What is a Bulging Disc?
A bulging disc occurs when a degenerative disc between 2 vertebral bodies becomes compressed and “bulges” away from its original position. Bulging disks differ from herniated disks in that a disc herniation occurs when softer interior disc material herniates through cracks in the outer disc layers, whereas a bulging disc occurs when the entire disc degenerates and becomes displaced to some degree from its original position. Bulging disks become a problem when they impinge upon the delicate neural elements such as the spinal cord, or nerve roots. Pain from a bulging disc can occur when the disc puts pressure on nerves or when the disc becomes chronically inflamed.
The discs between our vertebrae contain fluid that cushions the discs and helps hold them in place. As we age, we lose some of the fluid, which allows the discs to move out of position. While a bulging disc can occur at any point on the spine, they are more commonly seen in the lower back (lumbar region).
Bulging discs can also be caused by trauma or injury, such as in a car accident, by illness or infection, or by conditions like arthritis.
Symptoms of a Bulging Disc
The following symptoms may be indication that you have a bulging disc:
- Tingling in the legs or buttocks
- Arm or leg weakness
- Pain in the neck, arms, or lower back
- Numbness in the limbs
How is a bulging disc diagnosed?
When seeking the cause of the patient’s back or leg pain, Dr. John Lipani looks at different aspects of that pain. He’ll review your medical history and have you describe when the pain started, what you were doing when you first noticed it and what causes it to flare now, what the pain feels like (such as a burning sensation). Does it radiate into your arms or legs? Does one position seem to alleviate the pain, while another exacerbates it?
Then he’ll perform a physical examination. He’s assessing your nerve function and muscle strength. He’ll apply pressure and manipulate limbs to see if that triggers pain sensations. This is what he is assessing in your physical exam:
- Muscle strength — He’ll look for atrophy, wasting, or abnormal movement.
- Pain — He’ll check for pain both with motion and in response to touch, such as pressure applied to the lower back.
- Nerve function — He’ll test nerve function with a reflex hammer. Hot and cold stimuli may also be used to check nerve reactions.
He may order these diagnostic tests to confirm things:
- Imaging scans — CT scans and MRIs can show the spinal nerves, the discs, and how everything is aligned.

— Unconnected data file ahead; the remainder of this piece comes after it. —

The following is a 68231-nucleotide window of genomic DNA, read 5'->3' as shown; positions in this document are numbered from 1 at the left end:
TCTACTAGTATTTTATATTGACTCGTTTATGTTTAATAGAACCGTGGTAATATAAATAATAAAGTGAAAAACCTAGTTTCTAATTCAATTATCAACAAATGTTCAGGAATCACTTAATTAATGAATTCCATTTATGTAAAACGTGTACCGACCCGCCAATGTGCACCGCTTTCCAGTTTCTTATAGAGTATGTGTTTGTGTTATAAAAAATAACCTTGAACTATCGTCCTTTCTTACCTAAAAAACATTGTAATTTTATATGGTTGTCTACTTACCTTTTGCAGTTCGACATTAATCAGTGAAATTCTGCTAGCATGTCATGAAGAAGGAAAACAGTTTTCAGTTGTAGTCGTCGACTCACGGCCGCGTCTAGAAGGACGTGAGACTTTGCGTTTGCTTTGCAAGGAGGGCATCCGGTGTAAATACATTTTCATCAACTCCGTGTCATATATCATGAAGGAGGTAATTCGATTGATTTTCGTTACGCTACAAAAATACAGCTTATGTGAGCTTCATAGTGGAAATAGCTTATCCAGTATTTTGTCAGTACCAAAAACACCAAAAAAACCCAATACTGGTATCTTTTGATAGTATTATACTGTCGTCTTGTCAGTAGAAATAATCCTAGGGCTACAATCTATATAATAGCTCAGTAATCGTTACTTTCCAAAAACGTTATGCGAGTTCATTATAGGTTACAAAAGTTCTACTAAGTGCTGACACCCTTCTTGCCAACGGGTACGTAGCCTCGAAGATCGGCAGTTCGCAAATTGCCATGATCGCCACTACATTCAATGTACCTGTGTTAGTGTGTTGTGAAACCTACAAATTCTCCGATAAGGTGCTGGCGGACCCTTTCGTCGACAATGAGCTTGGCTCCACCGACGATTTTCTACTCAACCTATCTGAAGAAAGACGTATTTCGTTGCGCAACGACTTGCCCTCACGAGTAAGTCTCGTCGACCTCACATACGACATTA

- Discogram — Dye is injected into the soft center of a disc or into several discs. The dye shows up on a CT scan or x-ray.
Where are bulging discs more common?
Although any spinal disc can bulge, 90 percent of bulging discs develop in the lumbar area of the back, described as the five vertebrae labeled L1 through L5. This is because this area of the spine carries most of the upper body’s weight. Discs in the cervical spine (the neck area) aren’t as prone to bulging.
What is the difference between a bulging disc and a herniated disc?
Our spinal discs provide the cushion between our vertebrae. As described above, they are quite soft and malleable in our youth, with a tough outer layer of cartilage surrounding a gel-like interior. As we age, our discs lose moisture and dry out. The cartilage stiffens. These changes can cause the outer layer of the disc to bulge out fairly evenly all the way around its circumference. A bulging disc usually encompasses at least half of the disc circumference. Where the disc pushes out beyond the edge of the vertebra, that’s where the problems can occur with nerve interaction.
A herniated disc usually starts as a bulging disc, but the pressure causes the outer layer of cartilage to crack (herniate). Or it can occur through a traumatic injury or incorrectly lifting a heavy object. This allows some of the soft inner cartilage to push out of the disc. Herniated discs can also sometimes be referred to as slipped discs or ruptured discs, but these monikers aren’t really accurate descriptions of what is happening.
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What are the risks involved with a bulging disc? What if I don’t have it treated?
Many people have a bulging spinal disc, but they have no symptoms and it doesn’t impact their life in any way. For others, however, the pressure that forces a disc to push outward brings it into instant contact with a nearby nerve root exiting the spine and they feel acute pain. As this continues, this becomes debilitating chronic pain.
Once a disc bulges outward it won’t return to its former state, contained within the usual boundaries of the vertebra. This doesn’t mean the only future option is surgery, however. Dr. Lipani first works through various conservative treatments; surgery is always the last option. For patients with only mild pain from their bulging disc, he may use only core strengthening exercises, postural training, anti-inflammatory medication, physical therapy, massage, even chiropractic treatment or braces. These lifestyle changes may be enough to eliminate the pain.